The most interesting thing Zygorl overheard was that the Ice Wizard was “raising the Fimbulwinter” as a response to the Dwarf attack. The party assumed that this referred to the lights in the sky, and a check of the timing of all these events seemed to match up. Nali promised to inquire among his scholars as to what that might mean, and to learn more of this Ice Wizard. (He later reported by message that the Ice Wizard had been known entity for many centuries; while he had no love for Dwarves, it was said, he was neither hostile to them. The Fimbulwinter was believed to refer to a powerful magic whereby the Ice Wizard could cause a mini, localized ice age or permanent winter in an area. The Dwarves were less concerned than might be, as they figured they were safe from it underground.) Nali departed soon after. (I’m sure that other things were brought up, but I did not record them).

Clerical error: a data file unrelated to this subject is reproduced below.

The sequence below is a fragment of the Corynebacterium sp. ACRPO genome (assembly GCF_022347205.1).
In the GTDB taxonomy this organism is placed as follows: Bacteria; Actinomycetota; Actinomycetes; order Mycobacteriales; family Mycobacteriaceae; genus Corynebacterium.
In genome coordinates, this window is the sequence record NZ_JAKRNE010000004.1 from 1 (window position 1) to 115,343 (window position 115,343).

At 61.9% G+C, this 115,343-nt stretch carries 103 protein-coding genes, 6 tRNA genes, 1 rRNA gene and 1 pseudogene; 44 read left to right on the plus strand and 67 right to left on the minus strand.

The returnees decided to go for a drink at the local tavern around the corner. They took Zygorl with them; he was agog at the vastness of the city and was uncomfortable the entire time. They did hear some talk about rising prices, poor trade, the Giant King’s threats to conquer Manston, and other news, but otherwise it was a pleasant evening in a welcoming environment.
The party also gave some money to Zygorl, but told him he would need to stay with them for a time, as traveling along back to him halls would be too dangerous. He seemed genuinely grateful to the party for his rescue, saying that he was undeserving of so much generosity. When Thresh mentioned that his information was of great value, he responded with some emotion that “words are a small recompense for deeds.” Somewhat morose, he mentioned that, given the decimation of his clan, he was probably the new clan leader, or would be when he returned home. He swore a blood-oath to slay the “elf” that had led his clan to their destruction, and offered permanent hospitality and friendship to the party in partial payment of his debt to them. His home was the Halls of Kadrûn and were located about 8 miles east of the Ice Wizard’s palace.
Given the growing population in their quarters, there was some talk of expanding them. The party had the money and dwarven labor was plentiful in the city.
The party members then went heir own ways to conduct a variety of business of their own…
– Experience: none